When you first came here, I only loved the writer part of Paul Sheldon…now I know I love the rest of him too.” It was 25 years today that the Rob Reiner-directed adaptation of Stephen King’s novel Misery was released — but its chilling, claustrophobic story about consumer/celebrity dynamics gives it a relevance that helps it run (or rather, hobble) laps around almost every stalker movie made before or after. Because as much as it’s a parable about horrific obsession, it’s also a story about how fans relate to people who live their lives in public — a phenomenon that is increasingly more commonplace for everyday people.
Based on the 1987 Stephen King novel of the same name, Misery tells the story of Paul Sheldon (James Caan), a writer famous for his Harlequin-esque romance novels starring the main character Misery Chastain. Tired of writing the series and wanting to explore other genres, he pens the final installment of the series — only to get into a snowy car crash in Colorado before filing his last book. Enter chipper nurse Annie Wilkes (Kathy Bates), who conveniently saves him from the wreckage and tends to him in her cabin. Then her po-dunk hospitality turns violent as the roots of her obsession with the creator of her favorite literary heroine become clearer.
The story was partly inspired by King’s own professional life, mirroring his history of writing pulpy horror novels and his sudden, ill-received turn to fantasy with his novel The Eyes of the Dragon, as well as his struggle with drug addiction — using Wilkes as a metaphor for that nagging dependency.
When the movie was released in 1990, it came in the middle of a popular time for Hollywood potboilers about stalkers, mostly female. Fatal Attraction had become a huge hit after it’d been released in 1987; post-Misery, we’d get the husband-stealing, baby-snatching paranoia of The Hand That Rocks the Cradle and the copycat roommate drama of Single White Female (both 1992). Mädchen Amick, Alicia Silverstone, and Drew Barrymore would each play proto-Catfish conniving dream girls in Dream Lover, The Crush, and Poison Ivy, respectively, all in 1993. Each of these women thrived on “too good to be true” attributes, and used the idea of a pretty seductress wielding a knife in the final act as proof all along that her beauty distracted psychopathic tendencies.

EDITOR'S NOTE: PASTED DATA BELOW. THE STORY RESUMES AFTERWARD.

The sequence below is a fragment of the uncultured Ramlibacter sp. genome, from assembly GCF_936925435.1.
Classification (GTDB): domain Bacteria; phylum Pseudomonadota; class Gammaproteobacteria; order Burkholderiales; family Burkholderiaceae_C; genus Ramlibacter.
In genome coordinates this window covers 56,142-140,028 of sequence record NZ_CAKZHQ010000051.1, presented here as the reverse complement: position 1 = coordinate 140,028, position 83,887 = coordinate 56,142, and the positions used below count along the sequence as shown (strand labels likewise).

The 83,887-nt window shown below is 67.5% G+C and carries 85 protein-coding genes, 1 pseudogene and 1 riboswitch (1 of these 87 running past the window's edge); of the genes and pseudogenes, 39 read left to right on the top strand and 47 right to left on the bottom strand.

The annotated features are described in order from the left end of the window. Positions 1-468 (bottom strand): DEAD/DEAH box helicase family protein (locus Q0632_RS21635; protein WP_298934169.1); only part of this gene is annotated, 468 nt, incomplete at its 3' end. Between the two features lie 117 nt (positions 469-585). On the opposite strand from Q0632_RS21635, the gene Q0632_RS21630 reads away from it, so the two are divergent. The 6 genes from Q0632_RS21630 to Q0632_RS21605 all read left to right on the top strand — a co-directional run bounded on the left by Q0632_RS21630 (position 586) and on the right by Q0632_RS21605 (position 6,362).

But while all these films dressed their threats up as sexy, Misery‘s tactic was something slightly more under-the-radar menacing: camp small-town Americana sweetness. And though moviegoers might be immediately off-put by Annie Wilkes cloying, goofball tone, her obsession is made clear right out the gate. “I’m your number one fan,” she tells Sheldon as he wakes up woozily from his car accident. “There’s nothing to be afraid of.” While Wilkes’ love for Sheldon is tinged with romanticism, she’s largely prudish. That her obsession in the film is largely devoid of sex, of lust, makes her drive even more unique.
What we see in Annie Wilkes is exactly what she is: a mega fan who doesn’t understand boundaries. She’s someone too invested in the romance series storylines, who can quote dialogue word for word, who knows mundane facts about Sheldon’s life down to what grades he got in school. This isn’t exactly outlandish fan behavior — until Misery pushes it farther. What makes the movie so relevant today is the ways in which it manipulates a relationship that so many viewers have in their own lives. Movies like Fatal Attraction (allegedly set to be rebooted as an event-TV series) and this year’s The Boy Next Door base their stalker relationships in face-to-face obsession, spawned by a first meeting in person before an all-out escalation into danger. But Misery highlights the sort of relationship that festers in private, attached not to a real person but a public persona of a person. What happens is arguably a writer’s worst nightmare — and inarguably a nightmare for anyone who leads a public life online.
Even when she meets the real Paul Sheldon, Wilkes demands him to be more like the man that was fed to her through book jackets and interviews: a fixed personality, never to be changed. And while she apparently grows to “love” him, Wilkes does so with the celebrity author placed in her petri dish in which he fills her demands. In 1990, Misery represented a complete imbalance: super fan and celebrity, with access limited to signings and media. Today, the connection is far closer, perhaps an email or Twitter mention away, and definitions of celebrity are blurred. In Wilkes, we may relate to the feverish excitement of meeting an idol or realizing they’re not who you thought they were. In Sheldon, social media-happy viewers may relate to the expectations his fans put on him.
And in 2015, the fears it incites have only grown more potent as celebrity access for the adoring, always-on(line) masses becomes more readily available. Make Paul Sheldon a Vine star set to retire his account and the story pretty much carries the same weight. Misery is a stalker thriller, a horror film about obsession, but it’s also a worst-case-scenario cautionary tale that highlights the discrepancies between a person’s public and private life in a universal way — whether you’re an avid Instagrammer, a Twitter superstar with four million followers or simply a famous novelist with a rabid Number One Fan.